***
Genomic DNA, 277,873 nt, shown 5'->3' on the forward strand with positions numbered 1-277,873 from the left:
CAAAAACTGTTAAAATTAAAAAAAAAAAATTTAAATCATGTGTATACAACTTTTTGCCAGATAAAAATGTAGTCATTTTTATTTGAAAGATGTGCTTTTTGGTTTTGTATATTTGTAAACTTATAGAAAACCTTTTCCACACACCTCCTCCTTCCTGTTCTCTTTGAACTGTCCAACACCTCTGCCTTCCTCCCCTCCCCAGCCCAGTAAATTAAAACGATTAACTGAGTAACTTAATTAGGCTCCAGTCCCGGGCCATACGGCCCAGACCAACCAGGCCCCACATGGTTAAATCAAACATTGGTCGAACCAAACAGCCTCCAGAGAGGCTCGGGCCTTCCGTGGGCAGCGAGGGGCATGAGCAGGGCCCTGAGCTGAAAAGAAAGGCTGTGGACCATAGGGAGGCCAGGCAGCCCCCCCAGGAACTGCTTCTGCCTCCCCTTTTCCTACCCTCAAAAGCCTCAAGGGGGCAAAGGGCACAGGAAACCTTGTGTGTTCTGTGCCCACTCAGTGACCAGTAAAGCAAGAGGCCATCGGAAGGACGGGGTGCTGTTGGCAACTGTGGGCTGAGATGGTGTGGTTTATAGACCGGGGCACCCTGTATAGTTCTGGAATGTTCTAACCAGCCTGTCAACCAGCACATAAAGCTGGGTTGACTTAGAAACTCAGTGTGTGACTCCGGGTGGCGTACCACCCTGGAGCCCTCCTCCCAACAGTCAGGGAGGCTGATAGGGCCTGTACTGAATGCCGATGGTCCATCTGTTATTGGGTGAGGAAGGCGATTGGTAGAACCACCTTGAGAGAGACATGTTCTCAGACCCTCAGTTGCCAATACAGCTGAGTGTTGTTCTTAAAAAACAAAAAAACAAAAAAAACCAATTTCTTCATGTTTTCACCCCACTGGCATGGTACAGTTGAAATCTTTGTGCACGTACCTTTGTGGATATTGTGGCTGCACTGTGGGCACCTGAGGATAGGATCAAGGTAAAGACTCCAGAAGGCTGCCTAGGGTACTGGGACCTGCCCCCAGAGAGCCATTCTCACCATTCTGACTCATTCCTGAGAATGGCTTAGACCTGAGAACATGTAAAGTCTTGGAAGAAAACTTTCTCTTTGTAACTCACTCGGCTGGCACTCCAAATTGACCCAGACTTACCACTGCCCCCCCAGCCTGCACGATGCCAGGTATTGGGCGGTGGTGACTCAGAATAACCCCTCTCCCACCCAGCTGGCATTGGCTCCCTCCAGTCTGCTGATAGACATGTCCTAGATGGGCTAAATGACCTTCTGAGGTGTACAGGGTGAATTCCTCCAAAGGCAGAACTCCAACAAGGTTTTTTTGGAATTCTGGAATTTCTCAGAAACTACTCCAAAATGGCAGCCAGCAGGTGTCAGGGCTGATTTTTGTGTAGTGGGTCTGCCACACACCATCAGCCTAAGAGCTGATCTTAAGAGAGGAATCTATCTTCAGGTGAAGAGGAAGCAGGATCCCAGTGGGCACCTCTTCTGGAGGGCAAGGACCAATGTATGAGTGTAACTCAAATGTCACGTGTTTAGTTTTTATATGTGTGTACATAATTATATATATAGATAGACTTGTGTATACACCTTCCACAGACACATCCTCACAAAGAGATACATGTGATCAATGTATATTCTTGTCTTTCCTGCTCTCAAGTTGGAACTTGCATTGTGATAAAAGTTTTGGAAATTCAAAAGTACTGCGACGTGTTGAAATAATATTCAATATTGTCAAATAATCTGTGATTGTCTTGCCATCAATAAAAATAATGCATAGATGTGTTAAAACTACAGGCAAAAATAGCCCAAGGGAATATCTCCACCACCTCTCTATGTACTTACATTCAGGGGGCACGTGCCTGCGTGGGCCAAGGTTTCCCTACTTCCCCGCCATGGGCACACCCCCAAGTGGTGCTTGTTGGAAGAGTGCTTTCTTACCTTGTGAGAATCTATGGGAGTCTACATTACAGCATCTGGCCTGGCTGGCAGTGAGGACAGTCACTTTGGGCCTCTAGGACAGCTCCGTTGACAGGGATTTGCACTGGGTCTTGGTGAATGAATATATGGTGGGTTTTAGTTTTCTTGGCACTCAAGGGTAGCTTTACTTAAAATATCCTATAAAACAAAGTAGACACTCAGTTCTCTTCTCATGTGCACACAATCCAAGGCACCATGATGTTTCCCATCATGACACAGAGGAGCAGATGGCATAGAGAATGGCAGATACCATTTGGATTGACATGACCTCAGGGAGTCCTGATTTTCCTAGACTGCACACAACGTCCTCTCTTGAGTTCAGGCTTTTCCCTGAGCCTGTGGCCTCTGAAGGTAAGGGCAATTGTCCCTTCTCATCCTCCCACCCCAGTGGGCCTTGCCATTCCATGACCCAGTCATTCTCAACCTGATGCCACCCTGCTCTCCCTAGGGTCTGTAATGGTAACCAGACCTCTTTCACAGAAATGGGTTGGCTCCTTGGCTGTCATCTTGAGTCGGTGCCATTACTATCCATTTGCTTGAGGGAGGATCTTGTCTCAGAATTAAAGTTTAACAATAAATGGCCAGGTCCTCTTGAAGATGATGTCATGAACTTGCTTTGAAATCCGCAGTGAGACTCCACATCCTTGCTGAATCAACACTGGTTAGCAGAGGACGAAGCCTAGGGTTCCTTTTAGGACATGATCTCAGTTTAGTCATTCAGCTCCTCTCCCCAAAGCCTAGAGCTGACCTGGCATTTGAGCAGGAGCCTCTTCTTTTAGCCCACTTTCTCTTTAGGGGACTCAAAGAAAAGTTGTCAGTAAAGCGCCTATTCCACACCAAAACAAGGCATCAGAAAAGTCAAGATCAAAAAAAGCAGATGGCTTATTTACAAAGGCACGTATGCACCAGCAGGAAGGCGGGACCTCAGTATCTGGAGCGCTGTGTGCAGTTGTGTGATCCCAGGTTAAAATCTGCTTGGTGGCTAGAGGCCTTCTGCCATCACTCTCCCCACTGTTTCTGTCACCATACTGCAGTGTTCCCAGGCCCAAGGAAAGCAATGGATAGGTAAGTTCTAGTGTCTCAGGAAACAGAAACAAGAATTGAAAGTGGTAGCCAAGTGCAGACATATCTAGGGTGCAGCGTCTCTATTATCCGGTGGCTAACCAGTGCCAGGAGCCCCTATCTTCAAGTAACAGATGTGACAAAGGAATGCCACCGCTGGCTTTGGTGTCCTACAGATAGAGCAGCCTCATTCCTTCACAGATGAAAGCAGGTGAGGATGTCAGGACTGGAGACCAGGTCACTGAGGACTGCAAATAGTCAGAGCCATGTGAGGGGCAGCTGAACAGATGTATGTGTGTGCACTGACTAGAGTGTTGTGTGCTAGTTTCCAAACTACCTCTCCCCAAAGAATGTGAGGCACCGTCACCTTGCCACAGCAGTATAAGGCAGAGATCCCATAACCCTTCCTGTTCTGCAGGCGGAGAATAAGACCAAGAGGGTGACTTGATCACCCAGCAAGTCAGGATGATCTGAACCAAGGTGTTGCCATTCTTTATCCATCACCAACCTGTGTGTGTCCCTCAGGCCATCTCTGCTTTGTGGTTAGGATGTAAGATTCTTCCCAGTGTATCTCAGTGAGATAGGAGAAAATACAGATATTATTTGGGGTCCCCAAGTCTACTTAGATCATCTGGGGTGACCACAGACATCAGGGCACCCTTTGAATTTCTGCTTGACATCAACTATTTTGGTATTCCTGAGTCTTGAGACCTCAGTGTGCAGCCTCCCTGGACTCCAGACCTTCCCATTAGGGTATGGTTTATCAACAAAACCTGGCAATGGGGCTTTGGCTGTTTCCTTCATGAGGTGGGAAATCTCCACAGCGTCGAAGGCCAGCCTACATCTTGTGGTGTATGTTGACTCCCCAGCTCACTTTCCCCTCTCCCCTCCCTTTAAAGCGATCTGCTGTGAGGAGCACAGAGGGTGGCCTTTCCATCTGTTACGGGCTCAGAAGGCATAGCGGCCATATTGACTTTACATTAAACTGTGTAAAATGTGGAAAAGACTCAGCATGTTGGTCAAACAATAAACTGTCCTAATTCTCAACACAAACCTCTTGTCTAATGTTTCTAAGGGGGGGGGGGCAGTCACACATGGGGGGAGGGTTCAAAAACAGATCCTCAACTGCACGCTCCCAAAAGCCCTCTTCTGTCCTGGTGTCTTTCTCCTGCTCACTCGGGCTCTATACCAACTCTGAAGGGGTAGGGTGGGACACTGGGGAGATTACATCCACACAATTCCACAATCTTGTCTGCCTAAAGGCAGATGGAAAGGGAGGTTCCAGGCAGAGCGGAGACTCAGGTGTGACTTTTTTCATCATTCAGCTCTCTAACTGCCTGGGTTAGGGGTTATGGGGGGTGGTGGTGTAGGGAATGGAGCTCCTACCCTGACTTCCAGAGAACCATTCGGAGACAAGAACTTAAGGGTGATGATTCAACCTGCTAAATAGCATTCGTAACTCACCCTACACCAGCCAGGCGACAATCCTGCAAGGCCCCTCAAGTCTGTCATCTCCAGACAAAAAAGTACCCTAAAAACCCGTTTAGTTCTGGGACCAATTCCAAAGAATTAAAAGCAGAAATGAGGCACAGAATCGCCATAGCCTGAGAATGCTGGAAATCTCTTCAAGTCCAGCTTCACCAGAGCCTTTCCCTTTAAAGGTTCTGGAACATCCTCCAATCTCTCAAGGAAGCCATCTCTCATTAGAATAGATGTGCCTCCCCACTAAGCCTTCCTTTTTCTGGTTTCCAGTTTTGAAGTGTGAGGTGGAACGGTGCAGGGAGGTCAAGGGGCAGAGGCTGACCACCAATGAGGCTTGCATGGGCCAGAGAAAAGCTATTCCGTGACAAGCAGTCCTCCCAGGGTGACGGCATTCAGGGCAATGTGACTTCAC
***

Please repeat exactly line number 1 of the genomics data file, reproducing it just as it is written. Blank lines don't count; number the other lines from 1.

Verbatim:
Genomic DNA, 277,873 nt, shown 5'->3' on the forward strand with positions numbered 1-277,873 from the left: